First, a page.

She called the new “Double Circle Golf Course” a novel design, with the front nine starting and ending at the clubhouse and the second surrounding the first in an even wider ring. Near the Pacific, “it will be the only country club hereabouts that can boast ocean plunges within five minutes, the Santa Monica sea proving no small adjacent asset.”

In the January 1916 Los Angeles Daily Times feature about the Brentwood Country Club’s prospective opening, the 350 charter members were all described as matriarchs of a type, including “important financial mothers, shining legal mothers, ordinary millionaire mothers, distinguished tennis mothers, starry golf mothers, shrewd business mothers (and) numerous British bowling queen mothers.”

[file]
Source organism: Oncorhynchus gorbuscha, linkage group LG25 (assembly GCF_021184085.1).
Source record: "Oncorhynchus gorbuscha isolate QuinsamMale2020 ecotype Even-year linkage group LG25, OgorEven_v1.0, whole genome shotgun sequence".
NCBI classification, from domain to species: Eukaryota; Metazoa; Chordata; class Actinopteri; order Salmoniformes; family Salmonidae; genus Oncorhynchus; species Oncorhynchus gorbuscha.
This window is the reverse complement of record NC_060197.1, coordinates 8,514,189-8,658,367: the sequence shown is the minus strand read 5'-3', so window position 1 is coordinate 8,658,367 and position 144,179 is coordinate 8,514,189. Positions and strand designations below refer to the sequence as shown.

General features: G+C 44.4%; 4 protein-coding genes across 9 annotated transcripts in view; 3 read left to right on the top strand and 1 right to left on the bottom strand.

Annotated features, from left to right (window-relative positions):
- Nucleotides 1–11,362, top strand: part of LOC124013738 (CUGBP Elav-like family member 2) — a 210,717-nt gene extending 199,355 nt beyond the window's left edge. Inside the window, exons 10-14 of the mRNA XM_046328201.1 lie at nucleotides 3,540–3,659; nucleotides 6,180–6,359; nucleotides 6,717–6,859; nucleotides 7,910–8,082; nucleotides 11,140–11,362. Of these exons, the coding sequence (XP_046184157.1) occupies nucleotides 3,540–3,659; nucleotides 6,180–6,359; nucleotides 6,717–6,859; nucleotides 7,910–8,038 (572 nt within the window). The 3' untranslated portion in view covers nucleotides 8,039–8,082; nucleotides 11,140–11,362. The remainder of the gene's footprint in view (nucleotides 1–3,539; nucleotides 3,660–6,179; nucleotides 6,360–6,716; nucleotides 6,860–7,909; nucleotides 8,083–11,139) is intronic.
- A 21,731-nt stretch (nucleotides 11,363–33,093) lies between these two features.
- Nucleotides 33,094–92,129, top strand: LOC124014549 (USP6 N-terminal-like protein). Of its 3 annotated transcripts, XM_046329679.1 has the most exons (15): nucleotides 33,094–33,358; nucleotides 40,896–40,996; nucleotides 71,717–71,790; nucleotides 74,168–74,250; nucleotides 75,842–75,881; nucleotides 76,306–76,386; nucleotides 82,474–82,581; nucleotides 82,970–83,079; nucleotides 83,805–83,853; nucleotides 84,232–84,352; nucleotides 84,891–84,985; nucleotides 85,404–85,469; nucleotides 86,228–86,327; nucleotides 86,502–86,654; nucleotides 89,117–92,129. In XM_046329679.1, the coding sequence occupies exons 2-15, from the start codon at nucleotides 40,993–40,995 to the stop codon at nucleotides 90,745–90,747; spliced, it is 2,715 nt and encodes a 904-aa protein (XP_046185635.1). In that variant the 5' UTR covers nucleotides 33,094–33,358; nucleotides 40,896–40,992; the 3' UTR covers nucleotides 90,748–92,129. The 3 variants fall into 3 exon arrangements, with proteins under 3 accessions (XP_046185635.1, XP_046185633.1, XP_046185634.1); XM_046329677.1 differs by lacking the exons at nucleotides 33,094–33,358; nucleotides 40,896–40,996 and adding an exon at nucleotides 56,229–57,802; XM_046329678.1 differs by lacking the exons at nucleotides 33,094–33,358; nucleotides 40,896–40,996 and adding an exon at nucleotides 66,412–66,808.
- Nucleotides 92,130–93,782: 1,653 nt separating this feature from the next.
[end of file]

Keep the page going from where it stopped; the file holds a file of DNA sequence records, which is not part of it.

Alma Whitaker, a prolific and pioneering reporter, could layer on the hyperbole thicker than Rudy Valentino’s makeup.

Very little about Brentwood’s origins would exist without Whitaker’s spirited journalism. She also chronicled its opening later that year. Starting with nine holes, the “debutant country club,” as she put it, also made use of three private tennis courts, “available by the magnificence of President Thomas Bundy.”

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By Jay Stuller, FORE magazine, Fall 2015 edition